Be a Patron and Help Fund the Restaging of Eleanor Antin’s 1979 Performance Before the Revolution at the Hammer Museum January 29, 2012
LA><ART has just released Which way to the Revolution?, a limited edition of 10 archival prints printed on cotton rag paper by Eleanor Antin. Proceeds from this edition will help fund the restaging of her 1979 performance Before the Revolution in which Antin originally played all 12 roles herself with a cast of painted, life-size puppets. The restaging of this early postmodern work will take place on January 29, 2012, the final day and night of the 11-day Performance and Public Art Festival, at the Hammer Museum, and this time—some 30 years later—Antin will perform with liveactors who will interact with her puppets to recreate the menagerie of kings, ballerinas, maids, madmen, lambs, and revolutionaries as they search for the unattainable: Liberty, Equality, and Progress—dreams promised by a generous but naïve modernism. The festival is an initiative of the Getty and LA><ART as part of Pacific Standard Time: Art in L.A. 1945-1980.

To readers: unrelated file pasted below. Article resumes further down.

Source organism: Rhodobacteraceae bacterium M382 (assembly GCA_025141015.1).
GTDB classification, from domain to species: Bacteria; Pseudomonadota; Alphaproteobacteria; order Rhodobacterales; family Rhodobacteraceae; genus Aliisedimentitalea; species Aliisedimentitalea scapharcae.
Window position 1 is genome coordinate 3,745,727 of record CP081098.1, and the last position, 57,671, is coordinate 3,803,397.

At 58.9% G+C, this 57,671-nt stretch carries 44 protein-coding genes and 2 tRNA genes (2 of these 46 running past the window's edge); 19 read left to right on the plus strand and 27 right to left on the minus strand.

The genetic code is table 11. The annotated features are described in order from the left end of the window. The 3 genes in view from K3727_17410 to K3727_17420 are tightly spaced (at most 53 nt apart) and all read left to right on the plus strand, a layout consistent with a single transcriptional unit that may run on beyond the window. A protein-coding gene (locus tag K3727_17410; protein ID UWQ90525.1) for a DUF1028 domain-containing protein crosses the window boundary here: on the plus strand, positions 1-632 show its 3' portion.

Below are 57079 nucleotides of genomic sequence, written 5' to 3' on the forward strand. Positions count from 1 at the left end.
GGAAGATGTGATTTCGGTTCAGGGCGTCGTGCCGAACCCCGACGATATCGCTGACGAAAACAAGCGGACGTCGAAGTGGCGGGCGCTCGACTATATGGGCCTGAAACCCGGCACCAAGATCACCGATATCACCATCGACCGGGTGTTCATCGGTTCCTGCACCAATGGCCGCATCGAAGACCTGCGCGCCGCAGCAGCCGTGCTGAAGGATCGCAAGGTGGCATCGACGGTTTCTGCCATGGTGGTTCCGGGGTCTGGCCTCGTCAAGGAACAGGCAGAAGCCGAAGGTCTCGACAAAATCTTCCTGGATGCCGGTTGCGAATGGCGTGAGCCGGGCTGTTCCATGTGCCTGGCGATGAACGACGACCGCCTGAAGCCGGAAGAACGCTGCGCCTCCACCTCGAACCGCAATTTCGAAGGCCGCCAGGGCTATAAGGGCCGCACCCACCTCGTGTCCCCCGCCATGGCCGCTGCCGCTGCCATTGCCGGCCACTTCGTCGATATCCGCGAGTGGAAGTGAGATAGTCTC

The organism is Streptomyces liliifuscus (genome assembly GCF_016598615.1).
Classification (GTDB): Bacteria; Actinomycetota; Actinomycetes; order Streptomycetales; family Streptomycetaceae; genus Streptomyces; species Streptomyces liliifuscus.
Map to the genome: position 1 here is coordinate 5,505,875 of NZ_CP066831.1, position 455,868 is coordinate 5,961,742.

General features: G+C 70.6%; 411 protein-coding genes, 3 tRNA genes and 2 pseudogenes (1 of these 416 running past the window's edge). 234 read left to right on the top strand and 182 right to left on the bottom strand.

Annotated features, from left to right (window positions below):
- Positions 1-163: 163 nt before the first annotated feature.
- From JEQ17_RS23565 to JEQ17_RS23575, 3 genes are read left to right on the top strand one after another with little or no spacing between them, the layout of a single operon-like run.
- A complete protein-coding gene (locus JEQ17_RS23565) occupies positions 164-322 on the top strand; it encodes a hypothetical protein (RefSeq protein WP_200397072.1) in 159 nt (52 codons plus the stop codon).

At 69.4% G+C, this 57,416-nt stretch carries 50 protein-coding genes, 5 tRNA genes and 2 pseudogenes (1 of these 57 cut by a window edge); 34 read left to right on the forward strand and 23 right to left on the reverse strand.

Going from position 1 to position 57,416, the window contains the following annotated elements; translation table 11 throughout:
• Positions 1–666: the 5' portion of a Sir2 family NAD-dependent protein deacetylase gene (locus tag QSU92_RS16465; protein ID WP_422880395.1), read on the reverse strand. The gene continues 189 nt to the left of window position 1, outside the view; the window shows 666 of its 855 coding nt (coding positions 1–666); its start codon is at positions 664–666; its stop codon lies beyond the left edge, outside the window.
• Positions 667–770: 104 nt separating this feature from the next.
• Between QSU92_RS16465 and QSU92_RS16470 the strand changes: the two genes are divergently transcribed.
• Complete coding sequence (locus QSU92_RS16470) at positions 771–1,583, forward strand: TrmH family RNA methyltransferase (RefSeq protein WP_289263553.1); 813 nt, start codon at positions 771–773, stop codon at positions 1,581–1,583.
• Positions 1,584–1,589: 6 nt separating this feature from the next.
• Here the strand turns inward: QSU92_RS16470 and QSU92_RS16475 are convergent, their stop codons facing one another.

Which way to the Revolution? features three of Antin’s revolutionary soldiers that were first individually drawn with ink and watercolor in 1979. She has now combined the soldiers, who are looking to save the world, to highlight the Chaplin-esque comedy of their quest. Antin says: “The world hasn’t gotten much better since 1979 or, for that matter, since 1789. But the childlike heroes continue to search in all directions for their just war while the cynic laughs. ‘Hey you jerks, try the next block. And the next. And the next. You’ll never find what you’re looking for. The world sucks. Lets have a cappuccino’.”
Purchase Antin’s print here.
Also see Amir Nikravan’s Edition for Workspace.